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'Red October' malware has been stealing government and industrial secrets for 5 years

rocra malware (kaspersky labs)

Kaspersky Labs reports that over the past five years, a co-ordinated malware campaign called "Rocra" (short for "Red October") has been funneling classified information and geopolitical intelligence from diplomatic, governmental, and scientific research systems all over the world. It uses known exploits in Microsoft Word and Excel documents to gain access to users’ systems, relying on a targeted social engineering or "spear phishing" element in order to trick users into opening the infected files; collating data about multiple future targets (such as account login credentials) and using it to create something that’s more likely for the target to click on. In an interview with The New York Times, the organization’s chief malware expert, Vitaly Kamluk, says that, worldwide, "there are about 300 computers infected that we know about."

There is strong evidence that the attackers have Russian-speaking origins

After initial infection, the main piece of malware can download additional modules that let it to do everything from grabbing data from locally-attached iPhones and USB drives (including deleted files), to downloading local Outlook and remote POP3 / IMAP email data, logging keystrokes, and taking screenshots. Kaspersky says that Rocra is administered by a network of 60 command and control servers, with IPs mostly located in Russia and Germany. And while it says there’s no evidence of a nation-state sponsored attack, Kaspersky does note that there is strong evidence that the attackers have Russian-speaking origins.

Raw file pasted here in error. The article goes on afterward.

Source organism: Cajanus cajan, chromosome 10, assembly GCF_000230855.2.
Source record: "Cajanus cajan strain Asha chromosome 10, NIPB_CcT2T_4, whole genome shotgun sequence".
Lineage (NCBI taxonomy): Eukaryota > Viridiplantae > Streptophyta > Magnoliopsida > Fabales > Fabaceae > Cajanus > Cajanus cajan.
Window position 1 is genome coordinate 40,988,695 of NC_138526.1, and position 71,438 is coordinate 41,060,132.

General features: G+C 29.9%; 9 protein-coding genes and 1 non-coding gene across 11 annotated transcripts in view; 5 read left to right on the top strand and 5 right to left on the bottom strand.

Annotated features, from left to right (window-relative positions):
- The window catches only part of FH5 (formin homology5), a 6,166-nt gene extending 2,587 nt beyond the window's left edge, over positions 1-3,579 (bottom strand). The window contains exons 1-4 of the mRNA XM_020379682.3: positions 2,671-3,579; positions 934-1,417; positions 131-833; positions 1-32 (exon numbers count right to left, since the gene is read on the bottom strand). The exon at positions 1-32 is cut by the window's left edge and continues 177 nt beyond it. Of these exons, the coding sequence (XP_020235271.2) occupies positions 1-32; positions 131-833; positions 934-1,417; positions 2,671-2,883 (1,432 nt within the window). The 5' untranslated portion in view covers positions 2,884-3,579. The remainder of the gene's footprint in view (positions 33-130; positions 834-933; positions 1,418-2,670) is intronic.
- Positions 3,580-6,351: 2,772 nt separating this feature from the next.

The news is reminiscent of earlier malware like the 2009 Stuxnet worm and other members of the "Tilded" family like Flame and Duqu, but Kaspersky says it "could not find any connections" between the two. During the five years it’s been in operation, Kaspersky estimates that Rocra has funneled out "hundreds of terabytes" of data, which could then have been sold on the black market, or used directly by the attackers. The investigation is still ongoing, and Kaspersky says it will be releasing more technical information about Rocra's command and control servers and known modules in the coming days.

The Verge
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